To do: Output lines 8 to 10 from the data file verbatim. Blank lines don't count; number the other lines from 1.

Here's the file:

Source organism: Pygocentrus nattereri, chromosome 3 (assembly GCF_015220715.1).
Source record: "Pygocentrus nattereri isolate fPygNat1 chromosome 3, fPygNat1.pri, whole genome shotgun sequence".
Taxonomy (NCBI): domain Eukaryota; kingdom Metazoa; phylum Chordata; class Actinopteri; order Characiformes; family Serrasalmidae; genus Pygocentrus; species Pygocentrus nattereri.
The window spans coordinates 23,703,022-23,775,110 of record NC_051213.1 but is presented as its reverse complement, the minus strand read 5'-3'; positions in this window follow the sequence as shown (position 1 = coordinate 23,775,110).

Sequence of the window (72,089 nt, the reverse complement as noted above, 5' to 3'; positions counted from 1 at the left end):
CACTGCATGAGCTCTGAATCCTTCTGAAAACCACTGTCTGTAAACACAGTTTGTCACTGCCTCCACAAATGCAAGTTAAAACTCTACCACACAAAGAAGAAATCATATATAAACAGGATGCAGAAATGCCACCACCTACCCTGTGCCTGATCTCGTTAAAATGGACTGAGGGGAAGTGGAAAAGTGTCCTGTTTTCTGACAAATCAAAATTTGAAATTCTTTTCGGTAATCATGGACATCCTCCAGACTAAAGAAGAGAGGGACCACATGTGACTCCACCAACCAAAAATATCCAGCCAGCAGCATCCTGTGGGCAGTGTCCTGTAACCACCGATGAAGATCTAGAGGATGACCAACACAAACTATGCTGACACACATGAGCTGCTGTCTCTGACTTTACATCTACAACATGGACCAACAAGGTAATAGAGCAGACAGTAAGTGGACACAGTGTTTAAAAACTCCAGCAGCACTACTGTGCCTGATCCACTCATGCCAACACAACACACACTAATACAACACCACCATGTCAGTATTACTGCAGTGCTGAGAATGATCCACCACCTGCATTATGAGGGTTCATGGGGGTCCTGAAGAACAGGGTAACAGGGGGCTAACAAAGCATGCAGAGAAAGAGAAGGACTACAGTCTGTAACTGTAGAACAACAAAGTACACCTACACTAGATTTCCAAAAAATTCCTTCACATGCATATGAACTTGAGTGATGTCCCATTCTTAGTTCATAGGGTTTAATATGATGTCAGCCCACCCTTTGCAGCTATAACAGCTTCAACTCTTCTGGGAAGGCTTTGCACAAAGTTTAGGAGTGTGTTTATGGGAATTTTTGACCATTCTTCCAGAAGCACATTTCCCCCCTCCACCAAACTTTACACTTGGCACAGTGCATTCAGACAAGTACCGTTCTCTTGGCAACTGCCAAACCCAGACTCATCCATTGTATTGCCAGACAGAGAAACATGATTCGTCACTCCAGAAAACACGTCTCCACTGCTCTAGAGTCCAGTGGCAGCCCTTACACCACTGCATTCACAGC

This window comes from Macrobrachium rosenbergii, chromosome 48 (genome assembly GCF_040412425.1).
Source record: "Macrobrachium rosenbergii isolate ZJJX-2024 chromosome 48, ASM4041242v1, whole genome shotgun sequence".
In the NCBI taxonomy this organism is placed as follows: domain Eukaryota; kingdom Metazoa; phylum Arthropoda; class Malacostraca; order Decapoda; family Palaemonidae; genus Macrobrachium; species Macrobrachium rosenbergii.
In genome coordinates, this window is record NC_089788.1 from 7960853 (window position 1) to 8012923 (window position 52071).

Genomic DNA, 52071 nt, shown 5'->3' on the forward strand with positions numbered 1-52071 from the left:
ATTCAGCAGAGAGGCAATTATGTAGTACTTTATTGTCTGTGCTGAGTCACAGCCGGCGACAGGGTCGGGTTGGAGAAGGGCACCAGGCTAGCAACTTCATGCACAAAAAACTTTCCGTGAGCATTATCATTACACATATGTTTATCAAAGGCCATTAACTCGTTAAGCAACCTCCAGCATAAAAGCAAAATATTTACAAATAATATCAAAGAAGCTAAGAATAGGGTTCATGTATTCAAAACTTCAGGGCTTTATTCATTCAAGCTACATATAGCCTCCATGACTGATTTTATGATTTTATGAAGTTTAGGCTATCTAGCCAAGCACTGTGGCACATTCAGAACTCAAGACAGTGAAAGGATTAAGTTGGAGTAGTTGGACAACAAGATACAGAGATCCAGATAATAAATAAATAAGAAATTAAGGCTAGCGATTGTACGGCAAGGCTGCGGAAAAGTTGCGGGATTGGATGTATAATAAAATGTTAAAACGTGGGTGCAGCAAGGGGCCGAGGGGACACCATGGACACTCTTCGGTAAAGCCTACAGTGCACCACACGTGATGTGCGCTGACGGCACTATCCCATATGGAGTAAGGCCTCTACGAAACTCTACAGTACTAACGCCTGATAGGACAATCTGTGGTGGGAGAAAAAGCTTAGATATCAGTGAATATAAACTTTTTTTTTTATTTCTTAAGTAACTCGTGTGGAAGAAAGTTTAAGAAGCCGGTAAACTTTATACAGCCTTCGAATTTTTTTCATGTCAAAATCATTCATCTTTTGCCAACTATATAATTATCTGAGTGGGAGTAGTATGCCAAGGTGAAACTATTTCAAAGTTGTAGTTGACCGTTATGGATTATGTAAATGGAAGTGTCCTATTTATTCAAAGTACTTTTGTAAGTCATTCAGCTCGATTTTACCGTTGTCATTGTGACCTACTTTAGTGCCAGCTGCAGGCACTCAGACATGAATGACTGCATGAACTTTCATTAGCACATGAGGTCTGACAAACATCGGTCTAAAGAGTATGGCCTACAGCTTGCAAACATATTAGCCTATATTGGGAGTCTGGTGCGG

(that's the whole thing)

Source record: "Macrobrachium rosenbergii isolate ZJJX-2024 chromosome 48, ASM4041242v1, whole genome shotgun sequence".
In the NCBI taxonomy this organism is placed as follows: domain Eukaryota; kingdom Metazoa; phylum Arthropoda; class Malacostraca; order Decapoda; family Palaemonidae; genus Macrobrachium; species Macrobrachium rosenbergii.
In genome coordinates, this window is record NC_089788.1 from 7960853 (window position 1) to 8012923 (window position 52071).